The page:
Cordova is the last to come to this conclusion; despite a hilariously bad rehearsal. Minnelli spares us the indignation of having to see just how awful it could be, The Band Wagon’s out of town premiere is instead summarized by two still images; the first, a sketch of ominously hooded figures traveling across the River Styx, accompanied by a moaning chorus, immediately followed by a dissolve to a very large egg; the joke rather obvious – the show has already laid one. The after cast party is a washout. No one attends. But Tony later discovers a small troupe of revelers having their own intimate ‘good time’ in one of the hotel rooms. Reunited with Lester and Lily, also Gabby, Tony is imbued with renewed optimism. These are talented people. They just need to re-channel their efforts toward the Marton’s original concept. “We’re going to throw out all that junk,” Tony admits, before realizing Cordova is already in the room, ears perked and intently listening to his every word. Admitting he has been misguided in his efforts thus far, Cordova offers to support Tony in any way he can; the old warhorse ‘hey kids, let’s put on a show’ scenario (so much a part of the MGM musical) rearing its predictable head. Shortly thereafter the newly revised ‘Band Wagon’ has its second out of town preview.
In the layering of musical numbers that follows, we see all the elements of a colorful and tune-filled extravaganza come to light. Momentum continues to build right up to the ground-breaking Broadway debut and the premiere of a brand new musical number, ‘The Girl Hunt Ballet’. Afterward, Tony can seemingly find no one from the cast still lingering backstage to partake in his elation. On the contrary, upon leaving his dressing room, he finds the entire cast assembled on stage, singing ‘For He’s A Jolly Good Fellow’. Gabby, who has decided to leave Paul, offers her gratitude and her love; the implication being their lives together will endure long after The Band Wagon has performed its last show.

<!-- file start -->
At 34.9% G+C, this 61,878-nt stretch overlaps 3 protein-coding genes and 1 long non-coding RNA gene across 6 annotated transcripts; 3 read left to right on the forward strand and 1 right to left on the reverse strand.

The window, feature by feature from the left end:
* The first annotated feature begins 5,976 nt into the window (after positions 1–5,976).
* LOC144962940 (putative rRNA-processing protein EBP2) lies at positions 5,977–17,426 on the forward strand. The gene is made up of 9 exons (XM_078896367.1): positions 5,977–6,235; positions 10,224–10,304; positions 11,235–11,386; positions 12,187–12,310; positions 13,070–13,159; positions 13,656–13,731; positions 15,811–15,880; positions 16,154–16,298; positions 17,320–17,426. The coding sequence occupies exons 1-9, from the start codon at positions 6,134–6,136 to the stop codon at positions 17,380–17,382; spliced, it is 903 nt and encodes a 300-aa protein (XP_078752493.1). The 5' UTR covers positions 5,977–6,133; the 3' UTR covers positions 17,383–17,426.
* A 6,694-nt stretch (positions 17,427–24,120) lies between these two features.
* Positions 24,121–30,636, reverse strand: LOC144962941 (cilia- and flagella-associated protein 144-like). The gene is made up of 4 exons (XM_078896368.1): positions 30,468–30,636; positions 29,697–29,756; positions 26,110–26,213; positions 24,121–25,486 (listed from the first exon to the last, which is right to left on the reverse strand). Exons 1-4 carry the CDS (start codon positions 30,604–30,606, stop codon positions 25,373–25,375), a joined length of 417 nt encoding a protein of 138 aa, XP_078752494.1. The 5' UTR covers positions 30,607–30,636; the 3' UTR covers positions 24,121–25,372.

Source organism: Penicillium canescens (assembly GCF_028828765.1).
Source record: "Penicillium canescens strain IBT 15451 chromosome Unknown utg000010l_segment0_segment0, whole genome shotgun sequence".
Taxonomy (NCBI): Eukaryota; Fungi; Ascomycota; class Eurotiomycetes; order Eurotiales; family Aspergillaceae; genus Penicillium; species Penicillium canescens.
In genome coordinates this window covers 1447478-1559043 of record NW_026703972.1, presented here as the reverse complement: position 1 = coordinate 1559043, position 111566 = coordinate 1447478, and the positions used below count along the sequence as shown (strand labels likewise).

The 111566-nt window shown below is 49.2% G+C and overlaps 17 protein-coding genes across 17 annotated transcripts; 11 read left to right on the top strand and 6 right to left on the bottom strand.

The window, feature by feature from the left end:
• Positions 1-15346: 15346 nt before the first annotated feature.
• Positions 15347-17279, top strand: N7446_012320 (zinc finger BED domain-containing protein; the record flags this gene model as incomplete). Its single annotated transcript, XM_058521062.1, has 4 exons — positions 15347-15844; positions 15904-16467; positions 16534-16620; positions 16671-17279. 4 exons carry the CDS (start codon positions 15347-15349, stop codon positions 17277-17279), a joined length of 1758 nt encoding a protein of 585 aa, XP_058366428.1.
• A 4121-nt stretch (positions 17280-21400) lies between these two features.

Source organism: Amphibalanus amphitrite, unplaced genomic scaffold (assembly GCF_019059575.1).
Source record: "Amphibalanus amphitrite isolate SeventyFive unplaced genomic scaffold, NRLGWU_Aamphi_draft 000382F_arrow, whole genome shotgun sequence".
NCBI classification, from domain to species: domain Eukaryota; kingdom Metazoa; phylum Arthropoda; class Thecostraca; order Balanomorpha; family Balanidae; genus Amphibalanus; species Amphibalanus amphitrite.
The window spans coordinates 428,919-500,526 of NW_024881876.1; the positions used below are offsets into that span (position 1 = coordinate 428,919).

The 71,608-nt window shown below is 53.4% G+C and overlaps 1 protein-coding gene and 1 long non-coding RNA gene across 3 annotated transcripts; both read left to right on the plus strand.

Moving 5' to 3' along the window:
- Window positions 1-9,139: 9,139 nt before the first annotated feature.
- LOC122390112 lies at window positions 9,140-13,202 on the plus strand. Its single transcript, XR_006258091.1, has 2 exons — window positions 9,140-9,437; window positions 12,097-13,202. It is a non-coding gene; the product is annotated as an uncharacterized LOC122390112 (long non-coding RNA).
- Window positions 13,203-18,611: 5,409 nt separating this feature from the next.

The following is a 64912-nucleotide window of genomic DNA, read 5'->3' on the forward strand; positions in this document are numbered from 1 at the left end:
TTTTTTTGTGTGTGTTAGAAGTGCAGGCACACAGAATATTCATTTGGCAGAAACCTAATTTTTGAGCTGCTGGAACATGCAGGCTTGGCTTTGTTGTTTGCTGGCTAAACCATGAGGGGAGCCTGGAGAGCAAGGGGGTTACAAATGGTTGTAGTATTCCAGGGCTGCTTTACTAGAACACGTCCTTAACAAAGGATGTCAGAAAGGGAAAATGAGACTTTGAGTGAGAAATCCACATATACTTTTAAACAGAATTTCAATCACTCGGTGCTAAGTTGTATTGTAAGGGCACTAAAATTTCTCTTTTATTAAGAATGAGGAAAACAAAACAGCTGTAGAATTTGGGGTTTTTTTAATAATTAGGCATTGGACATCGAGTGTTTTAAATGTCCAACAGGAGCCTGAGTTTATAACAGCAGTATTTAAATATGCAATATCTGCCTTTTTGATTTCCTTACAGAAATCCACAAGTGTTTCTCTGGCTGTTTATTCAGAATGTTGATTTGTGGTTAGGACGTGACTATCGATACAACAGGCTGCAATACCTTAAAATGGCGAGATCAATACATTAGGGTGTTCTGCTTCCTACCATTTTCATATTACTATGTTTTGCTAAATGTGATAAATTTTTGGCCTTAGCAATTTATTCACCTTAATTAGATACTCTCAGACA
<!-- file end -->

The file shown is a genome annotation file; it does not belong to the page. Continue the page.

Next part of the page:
Three weeks into shooting The Band Wagon in standard 1.33:1 Academy aspect ratio, Vincente Minnelli was informed the picture would be cropped to accommodate Hollywood’s burgeoning fascination with ‘widescreen’ pictures. Appalled, Minnelli and Arthur Freed went to bat against the New York front offices, explaining that if the image was cropped it would cut off both the tops of the actor’s heads as well as their feet, thereby ruining the esthetics in Minnelli’s carefully composed visuals. Reluctantly, Loewe’s Incorporated allowed Minnelli’s original to stand. But The Band Wagon would mark the last ‘full screen’ movie musical made at MGM, and, in 3-strip Technicolor; another process soon to be abandoned for the cheaper Eastman monopack. Given all the unpleasantness between its often warring creative factions, The Band Wagon emerges as a featherweight confection: remarkable, amusing and imbued with some of the finest song and dance routines ever committed to film. A colossal hit with the public and critics alike, it illustrated Minnelli’s escalating concept for the movie musical as a genuine art form. Better still, it reinvigorated Fred Astaire’s movie career. Within the year, Astaire’s wife, Phyllis Potter died. But Astaire would go on to star in many more films throughout the 50’s, 60’s and even early 70’s; diversifying his portfolio to include dramatic performances as well. In years to come, both Arthur Freed and Vincente Minnelli would regard The Band Wagon with warm affection. Despite its arduous collaborations, their blood, sweat and tears had yielded a masterful confection all could take pride in and recall with a faint glimmer of wide-eyed relief.